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SA desperate for change but loss of life cannot be reversed, Moseneke hears

'The people of SA want change but let us not take a risk and play with their lives in the face of a deadly pandemic' — IFP president Velenkosini Hlabisa

Former deputy chief justice Dikgang Moseneke.
Former deputy chief justice Dikgang Moseneke.
Image: Sebabatso Mosamo/Sunday Times

The IFP has made an impassioned plea to the Electoral Commission (IEC) and other stakeholders to do the right thing when deciding if local government elections should go ahead later this year.

The right thing would take into consideration people's lives and their democratic rights amid the deadly Covid-19 pandemic and collapsing municipalities, IFP president Velenkosini Hlabisa said. 

Speaking at the Moseneke inquiry — which has been hearing submissions on whether the October elections would be free and fair — Hlabisa said Moseneke had a momentous task, but he had a confidence in his ability to deliver a fair report.  

“We need to do the right thing first and, many times, doing the right thing is the most difficult. The right thing is to put our people and their democratic rights first.   

“The people of SA want change but let us not take a risk and play with their lives in the face of a deadly pandemic,” he said.  

Unlike other political parties which had adopted definite positions on whether the elections needed to be postponed, the IFP said it would rely on scientific evidence and the inquiry's determination.

“The IFP is very ready to go to elections should your recommendation say elections should go ahead on October 27, but as a health consideration and given the limitations of the state of disaster, the IFP is of the firm view that it is better to be on the side of caution.”

Moseneke asked Hlabisa to comment on when they would like the elections to be postponed to, if such a decision was taken.   

The party suggested May 2022, because the government would have made significant strides in its vaccination programme by then.

“However, we want to maintain that we shouldn’t take a risk with the lives of people. We can postpone the date but we cannot reverse the death of our people if we became reckless.”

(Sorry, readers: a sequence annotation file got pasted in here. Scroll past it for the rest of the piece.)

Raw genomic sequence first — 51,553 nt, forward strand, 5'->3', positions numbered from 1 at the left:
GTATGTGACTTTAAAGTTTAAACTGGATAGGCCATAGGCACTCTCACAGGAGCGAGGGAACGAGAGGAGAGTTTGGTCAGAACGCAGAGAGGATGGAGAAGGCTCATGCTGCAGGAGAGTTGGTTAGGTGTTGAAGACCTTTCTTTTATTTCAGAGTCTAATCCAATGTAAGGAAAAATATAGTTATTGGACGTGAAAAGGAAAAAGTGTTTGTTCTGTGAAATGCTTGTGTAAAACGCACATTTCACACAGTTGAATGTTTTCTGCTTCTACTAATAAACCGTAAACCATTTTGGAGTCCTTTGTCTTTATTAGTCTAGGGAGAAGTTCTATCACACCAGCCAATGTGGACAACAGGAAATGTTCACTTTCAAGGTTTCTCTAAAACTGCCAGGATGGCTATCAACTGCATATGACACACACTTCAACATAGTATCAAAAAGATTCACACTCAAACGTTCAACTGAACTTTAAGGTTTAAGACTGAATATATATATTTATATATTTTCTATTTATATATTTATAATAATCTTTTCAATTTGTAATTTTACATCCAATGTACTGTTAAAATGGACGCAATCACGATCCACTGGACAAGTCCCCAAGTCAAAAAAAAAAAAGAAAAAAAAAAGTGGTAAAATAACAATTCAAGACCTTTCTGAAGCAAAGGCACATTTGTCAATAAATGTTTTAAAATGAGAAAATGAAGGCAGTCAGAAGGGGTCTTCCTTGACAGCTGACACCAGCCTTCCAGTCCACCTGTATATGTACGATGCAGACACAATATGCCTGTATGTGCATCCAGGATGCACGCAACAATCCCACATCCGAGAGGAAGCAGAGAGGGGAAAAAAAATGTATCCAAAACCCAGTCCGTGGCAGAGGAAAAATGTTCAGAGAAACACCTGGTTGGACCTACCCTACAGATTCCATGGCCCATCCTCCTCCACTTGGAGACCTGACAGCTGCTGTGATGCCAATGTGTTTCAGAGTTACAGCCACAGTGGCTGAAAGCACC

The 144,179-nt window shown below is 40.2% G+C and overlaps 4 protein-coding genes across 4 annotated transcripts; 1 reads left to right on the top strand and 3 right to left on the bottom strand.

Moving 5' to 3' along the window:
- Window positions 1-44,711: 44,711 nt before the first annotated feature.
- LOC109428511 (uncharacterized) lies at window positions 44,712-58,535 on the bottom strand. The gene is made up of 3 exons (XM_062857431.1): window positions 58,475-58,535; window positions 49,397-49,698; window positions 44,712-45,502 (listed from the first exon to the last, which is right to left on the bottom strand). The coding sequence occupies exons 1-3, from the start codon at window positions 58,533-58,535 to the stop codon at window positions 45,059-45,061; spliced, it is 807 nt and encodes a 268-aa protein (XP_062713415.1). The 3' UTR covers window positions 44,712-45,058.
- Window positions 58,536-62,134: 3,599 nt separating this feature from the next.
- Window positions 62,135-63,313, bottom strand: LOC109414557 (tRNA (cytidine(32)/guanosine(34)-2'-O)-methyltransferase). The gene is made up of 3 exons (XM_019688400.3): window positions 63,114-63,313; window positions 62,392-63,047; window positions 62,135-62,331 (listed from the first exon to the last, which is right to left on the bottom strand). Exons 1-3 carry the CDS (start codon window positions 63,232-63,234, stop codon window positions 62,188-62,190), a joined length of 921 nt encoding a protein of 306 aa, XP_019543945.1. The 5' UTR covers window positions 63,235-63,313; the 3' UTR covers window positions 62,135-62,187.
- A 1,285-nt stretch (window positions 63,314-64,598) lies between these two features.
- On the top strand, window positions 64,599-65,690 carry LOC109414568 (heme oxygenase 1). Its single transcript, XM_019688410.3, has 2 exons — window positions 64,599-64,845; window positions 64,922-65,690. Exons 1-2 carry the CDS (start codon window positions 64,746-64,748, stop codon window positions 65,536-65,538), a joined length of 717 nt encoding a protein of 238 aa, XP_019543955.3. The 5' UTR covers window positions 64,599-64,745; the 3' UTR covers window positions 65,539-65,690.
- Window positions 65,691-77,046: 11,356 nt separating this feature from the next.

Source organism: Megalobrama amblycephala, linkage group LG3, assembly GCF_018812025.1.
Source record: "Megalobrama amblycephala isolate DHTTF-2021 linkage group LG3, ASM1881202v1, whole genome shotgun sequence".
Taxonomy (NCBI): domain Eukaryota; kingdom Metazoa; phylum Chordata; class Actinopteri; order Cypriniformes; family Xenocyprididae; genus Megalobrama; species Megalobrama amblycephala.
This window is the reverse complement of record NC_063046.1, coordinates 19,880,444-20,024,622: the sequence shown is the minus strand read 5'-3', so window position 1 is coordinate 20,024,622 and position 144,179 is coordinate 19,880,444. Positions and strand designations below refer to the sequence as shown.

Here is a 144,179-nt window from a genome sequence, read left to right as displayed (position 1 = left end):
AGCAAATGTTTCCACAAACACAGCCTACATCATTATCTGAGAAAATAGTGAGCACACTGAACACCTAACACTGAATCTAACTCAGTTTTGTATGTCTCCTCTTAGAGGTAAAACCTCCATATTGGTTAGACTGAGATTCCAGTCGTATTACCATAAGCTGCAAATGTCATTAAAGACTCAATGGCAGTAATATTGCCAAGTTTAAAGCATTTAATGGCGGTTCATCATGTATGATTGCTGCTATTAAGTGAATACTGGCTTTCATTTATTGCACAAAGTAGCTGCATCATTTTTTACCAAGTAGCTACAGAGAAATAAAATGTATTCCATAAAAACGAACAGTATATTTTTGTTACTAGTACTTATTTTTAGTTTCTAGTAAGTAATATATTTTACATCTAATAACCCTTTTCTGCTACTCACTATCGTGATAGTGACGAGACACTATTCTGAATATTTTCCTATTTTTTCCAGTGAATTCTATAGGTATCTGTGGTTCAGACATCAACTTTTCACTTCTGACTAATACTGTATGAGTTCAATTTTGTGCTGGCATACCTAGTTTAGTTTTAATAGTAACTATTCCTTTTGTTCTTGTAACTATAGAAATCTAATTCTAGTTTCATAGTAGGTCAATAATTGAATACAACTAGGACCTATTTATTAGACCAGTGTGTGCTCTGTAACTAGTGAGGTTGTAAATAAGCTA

Meanwhile, the PAC outright rejected the possibility of elections going ahead.

PAC president Narius Moloto said forging ahead would hit the smaller parties the most, citing limitations in resources to campaign under current lockdown conditions.

He said elections needed to be postponed, with a plan in place.  

“Our view is: postpone the programme with a plan. We cannot just postpone and fold our hands. If we simply just change the day, the next one will come and go and it will be a disaster.”

He said elections were about active politics and it was important for smaller parties to be physically on the ground with potential voters — and under the current climate this was impossible.

He cited the prohibition on gatherings of more than 50 people, saying if elections went ahead, it would be a gross contradiction. 

Al Jama-ah president Ganief Hendricks told the inquiry that elections must go ahead in October even though they could possibly be unfair. 

“It must be clear to you, judge, that free and fair elections can only take place in terms of the present IEC readiness under level 1 or when the disaster management declaration no longer applies. This is not only Russian roulette, but a pipe dream. All we can do is get the country ready for a system of postal votes,” he argued.  

Hendricks said his party had come to terms with the need for a new normal, saying the different stakeholders could be roped in to raise awareness campaigns virtually. 

“Campaigning leading up to an election just is not going to happen as we know it. Campaigning can only happen if the state broadcaster gives more free airtime to political parties 60 days before election day,” he said.  

Asked to comment on herd immunity, Hendricks said this too was a dream. “We feel that will never reach immunity because of the various strains that exist.” 


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